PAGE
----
A report identifying important issues that revolve around construction’s aging workforce and its needs on the job and off.
- CPWR - Center for Construction Research and Training
- National Institute for Occupational Safety and Health (NIOSH)
- Association of Occupational and Environmental Health Clinics (AOEC)
- Society for Occupational and Environmental Health (SOEH)
- Work and Health Research Center, University of Maryland School of Nursing (WHRC)
- Occupational Safety and Health Administration (OSHA)
- American Public Health Association (APHA)
About the Co-Sponsors:
CPWR - The Center for Construction Research and Training, formerly known as The Center to Protect Workers’ Rights (CPWR), is a 501(c)(3) non-profit organization created by the Building and Construction Trades Department, AFL-CIO. Since the inception of research initiatives in 1990, CPWR has become an international leader in applied research, training, and service to the construction industry.
NIOSH is the United States federal agency responsible for conducting research and making recommendations for the prevention of work-related injury and illness. NIOSH is part of the Center for Disease Control and Prevention (CDC) within the US Department of Health and Human Services.
AOEC is a non-profit membership organization established in 1987. Its members are a multidisciplinary group of physicians, nurses, industrial hygienists and other occupations concerned with occupational and environmental health. AOEC focuses on the prevention of work and environmentally related injury and illness. One of its recent significant accomplishments was the development of clinical guidelines for adult lead-exposure cases.
SOEH was founded in 1972 by Irving J. Selikoff as a multi-faceted forum for academics, government policy makers, and industry and union representatives to formulate positions on public policy issues. It is a non-profit society that has sponsored scientific and public health policy conferences on time issues. The most recent conference, in partnership with the AOEC, was on mold-related health effects the findings of which were used by sponsoring agencies to help respond to the aftermath of recent hurricanes.
AARP’s mission is to enhance the quality of life for all as we age, leading positive social change and delivering value to members through information, advocacy and service.
WHRC was established in 2005 to provide a forum for multidisciplinary faculty and students conducting research focused on the health of working populations. The Center’s overarching research theme is “organization of work” and its impact on health, with a focus on health and service sector workers. It is dedicated to improving health through research, education, advocacy, and practice directed at the prevention of occupational causes of illnesses and injuries. A critical component of the Center’s research is our focus on understudied and underserved workers and communities and our partnerships with organizations and individuals who represent these workers. Current research projects include those examining: workplace violence, stress, needlestick injury, musculoskeletal diseases, depression, and health and social services work environments.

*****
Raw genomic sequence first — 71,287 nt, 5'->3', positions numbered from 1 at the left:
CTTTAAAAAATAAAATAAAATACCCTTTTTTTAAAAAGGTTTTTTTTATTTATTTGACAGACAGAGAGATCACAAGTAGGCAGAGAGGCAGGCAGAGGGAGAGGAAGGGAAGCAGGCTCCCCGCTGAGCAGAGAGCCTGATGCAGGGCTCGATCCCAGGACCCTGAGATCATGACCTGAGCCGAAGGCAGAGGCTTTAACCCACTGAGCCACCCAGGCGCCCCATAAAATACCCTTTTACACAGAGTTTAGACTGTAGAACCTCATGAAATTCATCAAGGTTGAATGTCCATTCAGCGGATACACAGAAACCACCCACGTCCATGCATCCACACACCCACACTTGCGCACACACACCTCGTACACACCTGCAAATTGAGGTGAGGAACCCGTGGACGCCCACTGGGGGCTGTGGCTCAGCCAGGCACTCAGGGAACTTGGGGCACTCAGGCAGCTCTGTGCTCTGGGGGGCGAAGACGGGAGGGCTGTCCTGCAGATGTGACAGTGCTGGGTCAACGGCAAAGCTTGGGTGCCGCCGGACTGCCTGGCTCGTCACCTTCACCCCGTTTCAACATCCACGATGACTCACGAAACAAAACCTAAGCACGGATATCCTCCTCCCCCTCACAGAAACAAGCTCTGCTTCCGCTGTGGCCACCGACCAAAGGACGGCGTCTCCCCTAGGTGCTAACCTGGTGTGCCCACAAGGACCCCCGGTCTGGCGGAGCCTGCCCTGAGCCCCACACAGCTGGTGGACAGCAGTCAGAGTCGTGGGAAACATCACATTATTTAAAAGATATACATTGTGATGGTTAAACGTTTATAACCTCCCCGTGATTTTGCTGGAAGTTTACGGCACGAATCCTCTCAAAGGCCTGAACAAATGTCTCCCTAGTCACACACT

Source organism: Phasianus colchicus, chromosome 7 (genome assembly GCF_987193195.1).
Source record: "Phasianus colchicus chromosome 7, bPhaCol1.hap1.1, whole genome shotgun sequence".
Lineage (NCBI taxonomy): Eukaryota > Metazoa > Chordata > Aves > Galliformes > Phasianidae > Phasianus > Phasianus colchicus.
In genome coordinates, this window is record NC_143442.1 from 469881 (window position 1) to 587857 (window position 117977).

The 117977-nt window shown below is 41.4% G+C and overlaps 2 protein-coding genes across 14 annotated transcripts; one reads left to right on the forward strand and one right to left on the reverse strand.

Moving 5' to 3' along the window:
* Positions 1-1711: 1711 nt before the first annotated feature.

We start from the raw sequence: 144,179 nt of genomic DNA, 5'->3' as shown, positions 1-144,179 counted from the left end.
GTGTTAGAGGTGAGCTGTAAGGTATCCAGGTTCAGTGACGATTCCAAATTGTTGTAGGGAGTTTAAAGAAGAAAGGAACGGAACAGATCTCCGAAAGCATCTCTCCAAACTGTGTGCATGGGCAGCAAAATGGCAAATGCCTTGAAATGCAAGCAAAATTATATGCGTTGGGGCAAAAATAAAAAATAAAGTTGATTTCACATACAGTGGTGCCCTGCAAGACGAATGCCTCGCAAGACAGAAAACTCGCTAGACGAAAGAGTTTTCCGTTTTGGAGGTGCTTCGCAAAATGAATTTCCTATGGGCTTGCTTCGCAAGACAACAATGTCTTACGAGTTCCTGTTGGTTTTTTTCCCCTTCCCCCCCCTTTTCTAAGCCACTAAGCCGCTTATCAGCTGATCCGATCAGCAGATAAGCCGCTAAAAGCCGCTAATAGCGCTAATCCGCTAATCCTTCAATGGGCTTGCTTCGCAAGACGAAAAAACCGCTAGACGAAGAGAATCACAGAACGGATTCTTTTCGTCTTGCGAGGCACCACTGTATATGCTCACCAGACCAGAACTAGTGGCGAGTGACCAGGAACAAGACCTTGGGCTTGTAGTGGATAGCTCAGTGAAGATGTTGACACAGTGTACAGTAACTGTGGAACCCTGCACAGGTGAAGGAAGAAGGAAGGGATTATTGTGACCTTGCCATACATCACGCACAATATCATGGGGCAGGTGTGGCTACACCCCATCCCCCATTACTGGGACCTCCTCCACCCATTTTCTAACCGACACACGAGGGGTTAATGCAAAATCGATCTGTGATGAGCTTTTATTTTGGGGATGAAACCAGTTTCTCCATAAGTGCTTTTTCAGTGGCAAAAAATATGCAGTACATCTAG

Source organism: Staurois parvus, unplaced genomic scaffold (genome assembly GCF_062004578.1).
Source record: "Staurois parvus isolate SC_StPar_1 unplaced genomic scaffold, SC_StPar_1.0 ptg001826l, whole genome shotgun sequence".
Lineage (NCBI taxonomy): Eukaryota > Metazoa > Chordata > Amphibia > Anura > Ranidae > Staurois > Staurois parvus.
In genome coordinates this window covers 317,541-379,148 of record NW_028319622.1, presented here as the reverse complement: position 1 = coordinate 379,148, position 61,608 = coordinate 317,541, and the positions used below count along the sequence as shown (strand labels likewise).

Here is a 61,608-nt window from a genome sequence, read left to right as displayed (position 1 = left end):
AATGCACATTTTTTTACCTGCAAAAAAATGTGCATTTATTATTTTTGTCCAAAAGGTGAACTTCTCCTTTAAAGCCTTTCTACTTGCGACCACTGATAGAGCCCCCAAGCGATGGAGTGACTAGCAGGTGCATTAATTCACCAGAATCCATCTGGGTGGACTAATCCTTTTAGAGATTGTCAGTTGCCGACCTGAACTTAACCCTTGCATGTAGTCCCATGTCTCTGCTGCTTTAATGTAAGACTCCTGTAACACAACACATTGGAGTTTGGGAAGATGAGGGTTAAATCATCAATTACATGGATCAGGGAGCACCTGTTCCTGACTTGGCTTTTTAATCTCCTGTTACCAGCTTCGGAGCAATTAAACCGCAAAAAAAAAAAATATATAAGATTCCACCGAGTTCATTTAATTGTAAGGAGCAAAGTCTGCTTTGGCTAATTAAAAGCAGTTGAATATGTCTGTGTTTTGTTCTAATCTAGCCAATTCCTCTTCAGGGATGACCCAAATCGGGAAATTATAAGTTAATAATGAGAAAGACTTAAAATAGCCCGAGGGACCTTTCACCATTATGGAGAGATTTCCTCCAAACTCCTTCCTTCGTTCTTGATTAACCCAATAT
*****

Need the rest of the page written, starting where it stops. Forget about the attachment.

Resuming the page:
OSHA’s mission is to prevent work-related injuries, illnesses, and deaths. Since the agency was created in 1971, occupational deaths have been cut by 62% and injuries have declined by 42%. Congress created OSHA under the Occupational Safety and Health Act, which was signed by President Richard M. Nixon on December 29, 1970.
APHA is the oldest, largest and most diverse organization of public health professionals in the world and has been working to improve public health since 1872. The Association aims to protect all Americans and their communities from preventable, serious health threats and strives to assure community-based health promotion and disease prevention activities and preventive health services are universally accessible in the United States.
Denny Dobbin, SOEH (conference planning committee chair)
Sue Dong, CPWR - Center for Construction Research and Training
Jim Grosch, NIOSH
Michael Hodgson, Veterans Administration
Katherine Kirkland, Association of Occupational and Environmental Clinics (AOEC)
Jane Lipscomb, Work and Health Research Center, University of Maryland School of Nursing
Kathleen McPhaul, Work and Health Research Center, University of Maryland School of Nursing
Jim Platner, CPWR - Center for Construction Research and Training
Sara Rix, AARP
Sarah Shiffert, SOEH
Michael Silverstein, University of Washington
Mick Smyer, Bucknell University
Pete Stafford, CPWR - Center for Construction Research and Training
Gregory Wagner, NIOSH and Harvard University
David Wegman, University of Massachusetts, Lowell
Deborah Weinstock, MDB, Inc. (conference planning committee chair)
* Listed Alphabetically
This conference is made possible by funding from the National Institute for Occupational Safety and Health, grant no. 1 R13 OH00 9206-01 (NCTE) and the CPWR - Center for Construction Research and Training through NIOSH Cooperative Agreement OH008307. The contents are solely the responsibility of the authors and do not necessarily represent the official views of CPWR or NIOSH.
Wegman, D. H. and McGee, J.P., eds., “Health and Safety Needs of Older Workers,” NAS, Washington, DC 2004, http://www.nap.edu/catalog.php?record_id=1293.
Economic Policy Institute, Older Americans in the Recession: More are staying in the workforce, more are losing their jobs, Emily Garr, February 4, 2009, EPI Issue Brief #251.
U.S. Government Accountability Office. 2007 Testimony of David Walker, Comptroller General of the United States, Some Best Practices and Strategies for Engaging and Retaining Older Workers before the U.S. Senate Special Committee on Aging. GAO report GAO07-433T.